Char siu is a popular way to flavor and cook pork in Cantonese cuisine. Typically marinated in a combination of spices for many hours, the pork is roasted in indirect heat until crisp and caramelized on the outside. The indirect heat allows it to crisp on the outside while remaining juicy and tender on the inside. Incredibly easy to make, you can make this Cantonese specialty in the comfort of your own kitchen. Many recipes call for pork loin, but I prefer pork shoulder for it’s fat content. The fat is the best part IMO, as it adds extra flavor and tenderness to the meat. Crispy, juicy, chewy, fatty deliciousness…mmmm.
When made in the traditional fashion, red bean curd or red food coloring is used to give the meat that red flavor commonly seen in Chinese restaurants. I prefer to let the natural colors of the roasted meat come through. However, if you are looking for that red color, add a tbsp. of red food coloring or red bean curd (red fermented tofu).
Let’s Get Cooking
Cut the pork butt into 2″ by 8″ strips. Combine remaining ingredients in a bowl. Add the pork strips and mix to evenly coat with the marinade. Place in the fridge for 24-48 hours for maximum flavor. I do not recommend marinating for less than 24 hours as the flavor of the pork will be less intense.
Preheat oven to 450 degrees. Remove pork from marinade and place on a rack over a baking sheet (line with aluminum for easier cleanup). To prevent smoking (see my comments below), add enough water to cover the bottom of the pan – make sure the water does not touch the pork. Reserve marinade for basting.
Cook for 15 minutes. Remove and flip the pork over. Baste with remaining sauce and cook for another 15 minutes. Remove and baste again. Cook for an additional 5 minutes on each side. I recommend using fans or opening a window because the sugar in the marinade has a tendency to smoke at higher temperatures (or use the water method I mentioned earlier….). It MAY be possible that I set off the fire alarm to our whole building when cooking this last time, however, I’ll never admit to anything!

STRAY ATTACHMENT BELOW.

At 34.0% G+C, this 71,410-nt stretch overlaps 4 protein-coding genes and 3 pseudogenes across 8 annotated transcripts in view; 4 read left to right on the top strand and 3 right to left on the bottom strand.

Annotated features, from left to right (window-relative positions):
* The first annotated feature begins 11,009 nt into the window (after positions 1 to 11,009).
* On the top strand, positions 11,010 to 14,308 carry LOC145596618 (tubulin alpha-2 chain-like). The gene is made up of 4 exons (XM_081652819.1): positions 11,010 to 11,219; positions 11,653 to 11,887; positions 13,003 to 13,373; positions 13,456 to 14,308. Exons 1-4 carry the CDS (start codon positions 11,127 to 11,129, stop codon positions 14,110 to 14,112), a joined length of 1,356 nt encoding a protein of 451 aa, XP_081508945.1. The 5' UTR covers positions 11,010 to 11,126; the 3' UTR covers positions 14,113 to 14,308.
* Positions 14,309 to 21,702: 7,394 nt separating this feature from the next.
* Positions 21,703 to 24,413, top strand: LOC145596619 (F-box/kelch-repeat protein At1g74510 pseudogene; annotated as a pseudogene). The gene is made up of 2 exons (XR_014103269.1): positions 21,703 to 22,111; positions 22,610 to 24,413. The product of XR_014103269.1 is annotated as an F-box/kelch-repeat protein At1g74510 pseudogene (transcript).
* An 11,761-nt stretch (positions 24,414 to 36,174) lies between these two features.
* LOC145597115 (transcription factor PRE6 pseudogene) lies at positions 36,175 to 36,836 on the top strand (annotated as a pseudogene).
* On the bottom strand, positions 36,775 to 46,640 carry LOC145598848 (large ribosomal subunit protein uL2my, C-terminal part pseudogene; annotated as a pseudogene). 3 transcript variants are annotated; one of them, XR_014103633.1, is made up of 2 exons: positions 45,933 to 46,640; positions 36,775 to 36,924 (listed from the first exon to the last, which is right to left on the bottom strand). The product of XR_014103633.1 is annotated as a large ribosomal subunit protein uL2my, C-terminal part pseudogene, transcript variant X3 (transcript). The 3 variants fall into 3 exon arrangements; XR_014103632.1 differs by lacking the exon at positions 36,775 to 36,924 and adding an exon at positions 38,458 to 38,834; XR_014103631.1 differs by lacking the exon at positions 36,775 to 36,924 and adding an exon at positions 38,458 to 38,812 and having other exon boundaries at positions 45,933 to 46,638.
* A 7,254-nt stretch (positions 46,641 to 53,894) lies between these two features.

The internal temperature of the pork should be 145 degrees. Remove from heat and let rest for 15 minutes.
Slice and serve. Great in soups, noodles, rice, or just served alone. There are endless options!
- 1/2 cup hoisin sauce Lee Kum Kee Hoisin Sauce, 20 oz
- 1/2 tsp. white pepper
- 2 tsp. Chinese five spice Simply Organic Five Spice Powder, 2.01 Ounce
- 1/4 tsp. salt
- 1 tbsp. honey
- 2 tsp. dark soy sauce Pearl River Bridge Superior Dark Soy Sauce
- 1 tbsp. molasses
- 2 tbsp. mirin Kikkoman Manjo Aji-Mirin, 10 oz
- 1 1/2 lbs. pork shoulder butt
Cut the pork butt into 2" by 8" strips.
Combine remaining ingredients in a bowl. Add the pork strips and mix to coat the pork with the marinade. Marinade for 24-48 hours for maximum flavor.
Preheat oven to 450 degrees.
Place pork on a rack over a baking sheet (line with aluminum for easier cleanup). Cook for 15 minutes. Remove and flip the pork over. Baste with remaining sauce and cook for another 15 minutes. Remove and baste again. Cook for an additional 5 minutes on each side.
Remove from heat and let rest for 15 minutes.
Slice and serve.
How do you like to serve char siu? Do you prefer it have a red color like in restaurants? What fat content do you prefer?